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Listener Load Balancing

Oracle RAC Cluster Tips by Burleson Consulting

This is an excerpt from the bestselling book Oracle Grid & Real Application Clusters.  To get immediate access to the code depot of working RAC scripts, buy it directly from the publisher and save more than 30%.


Oracle10g provides virtually the same listener connection load balancing feature is provided as was available in 9i. This feature is utilized to increase connection performance through the balancing, almost like the time share networks of the past, the active connections between multiple user defined dispatchers and instances. When utilizing load balancing in a single-instance environment, the listener process selects the dispatcher to handle the incoming client requests based on its percent busy. When moving into an Oracle Real Application Clusters environment, this connection load balancing process also provides the capability to spread the number of active connections using a pseudo-round-robin methodology between the instances in the RAC cluster based on entries in the tnsnames file.

Dynamic service registration (DSR) allows a listener to always know of all instances, and when multi-threaded server (MTS) is utilized, the listener is also always aware of the database dispatcher processes, no matter where they are running. Oracle uses the following criteria when deciding which dispatcher to utilize:

* The least loaded node

* The least loaded instance

* The least loaded dispatcher for that instance

 If, on the other hand, a dedicated server configuration is being utilized, the listener uses this reduced set of criteria.  OF course, dispatchers need not be considered if they are not being used:

* The least loaded node

* The least loaded instance

In Oracle versions lower than 9.0.1.3, for dedicated connections, the server side load balancing will route most connections to one node. This is due to bug 2134254. The workaround is to add dispatchers="(pro=ipc)(dis=0)" in the init.ora file.

The following script includes an example listener.ora.  This script shows how easy the setup of the listener file can be.

LISTENER =
  (DESCRIPTION_LIST =
    (DESCRIPTION =
      (ADDRESS_LIST =
        (ADDRESS = (PROTOCOL = IPC)(KEY = EXTPROC))
      )
      (ADDRESS_LIST =
       (ADDRESS = (PROTOCOL = TCP)(HOST = burllinux1)(PORT = 1521))
      )
    )
  )
 
SID_LIST_LISTENER =
  (SID_LIST =
    (SID_DESC =
      (SID_NAME = PLSExtProc)
      (ORACLE_HOME = /u01/oracle/product/9.2.0)
      (PROGRAM = extproc)
    )
    (SID_DESC =
      (ORACLE_HOME = /u01/oracle/product/9.2.0)
      (SID_NAME = burl1)
    )
  )

Example TAF Configurations

The next few sections will provide example TAF configurations:

* Connect-Time Failover with Client Load Balancing

* Retry of connections

* Pre-established failover connections

* TAF with Connect-Time Failover and Client Load Balancing

To implement TAF with connect-time failover and client load balancing for multiple addresses, the tnsnames.ora files should be configured similar to the script shown below, in which Oracle Net connects randomly to one of the protocol addresses on burllinux1 or burllinux2. If the instance were to fail after the connection, the TAF application fails over to the other node's listener, reissuing any SELECT statements in flight.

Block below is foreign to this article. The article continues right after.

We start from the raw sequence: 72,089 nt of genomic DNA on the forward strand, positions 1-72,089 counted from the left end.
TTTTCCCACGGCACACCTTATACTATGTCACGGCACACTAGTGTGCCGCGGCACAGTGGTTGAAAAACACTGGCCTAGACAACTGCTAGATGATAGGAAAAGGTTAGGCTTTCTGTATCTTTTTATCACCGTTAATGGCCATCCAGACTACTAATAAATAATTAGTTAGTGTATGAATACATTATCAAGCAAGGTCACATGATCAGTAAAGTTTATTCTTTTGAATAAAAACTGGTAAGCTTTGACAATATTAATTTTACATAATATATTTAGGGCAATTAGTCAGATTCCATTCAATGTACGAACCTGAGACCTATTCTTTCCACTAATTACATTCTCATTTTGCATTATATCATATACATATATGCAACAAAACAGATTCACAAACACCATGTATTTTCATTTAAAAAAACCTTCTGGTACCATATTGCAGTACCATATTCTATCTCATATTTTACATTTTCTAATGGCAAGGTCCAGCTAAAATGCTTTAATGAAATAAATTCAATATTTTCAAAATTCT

burl=
 (DESCRIPTION=
  (LOAD_BALANCE=on)
  (FAILOVER=on)
  (ADDRESS=
       (PROTOCOL=tcp) 
       (HOST=burllinux1) 
       (PORT=1521))
  (ADDRESS=
       (PROTOCOL=tcp) 
       (HOST=burllinux2) 
       (PORT=1521))
  (CONNECT_DATA=
     (SERVICE_NAME=burl)
     (FAILOVER_MODE=
       (TYPE=select)
       (METHOD=basic))))

Configuring TAF to Retry a Connection

With a proper configuration, TAF will automatically retry connecting if the first connection attempt fails. The tnsnames.ora file is configured with the retries and delay parameters. In the script below, Oracle Net tries to reconnect to the listener on the burllinux1 server. If the failover connection fails, Oracle Net waits ten seconds before trying to reconnect again. Using this tnsnames.ora file, Oracle Net attempts to reconnect up to ten times.

burl=
 (DESCRIPTION=
  (ADDRESS=
       (PROTOCOL=tcp) 
       (HOST=burllinux1) 
       (PORT=1521))
  (CONNECT_DATA=
     (SERVICE_NAME=burl)
     (FAILOVER_MODE=
       (TYPE=select)
       (METHOD=basic)
       (RETRIES=10)
       (DELAY=10))))

Configuring TAF for Pre-Establishing Connections

TAF can be configured to create pre-established connections to a second instance. The initial and backup connections are explicitly specified. In the following example script, clients that use net service name burl1 to connect to the listener on burllinux1 are also preconnected to burllinux2. If the burllinux1 fails after the connection, Oracle Net automatically fails over to burllinux2, reissuing any SELECT statements in progress. In this reciprocal setup, Oracle Net preconnects to burllinux1 for those clients that use burl2 to connect to the listener on burllinux2.

burl1 =
 (DESCRIPTION=
  (ADDRESS=
       (PROTOCOL=tcp) 
       (HOST=burllinux1) 
       (PORT=1521))
  (CONNECT_DATA=
     (SERVICE_NAME=burl)
     (INSTANCE_NAME=burl1)
     (FAILOVER_MODE=
       (BACKUP=burl2)
       (TYPE=select)
       (METHOD=preconnect))))
burl2=
 (DESCRIPTION=
  (ADDRESS=
       (PROTOCOL=tcp) 
       (HOST=burl2) 
       (PORT=1521))
  (CONNECT_DATA=
     (SERVICE_NAME=burl)
     (INSTANCE_NAME=burl2)
     (FAILOVER_MODE=
       (BACKUP=burl1)
       (TYPE=select)
       (METHOD=preconnect))))

 


This is an excerpt from the bestselling book Oracle Grid & Real Application Clusters, Rampant TechPress, by Mike Burl and Madhu Tumma.

You can buy it direct from the publisher for 30%-off and get instant access to the code depot of Oracle tuning scripts.

http://www.rampant-books.com/book_2004_1_10g_grid.htm


 

 
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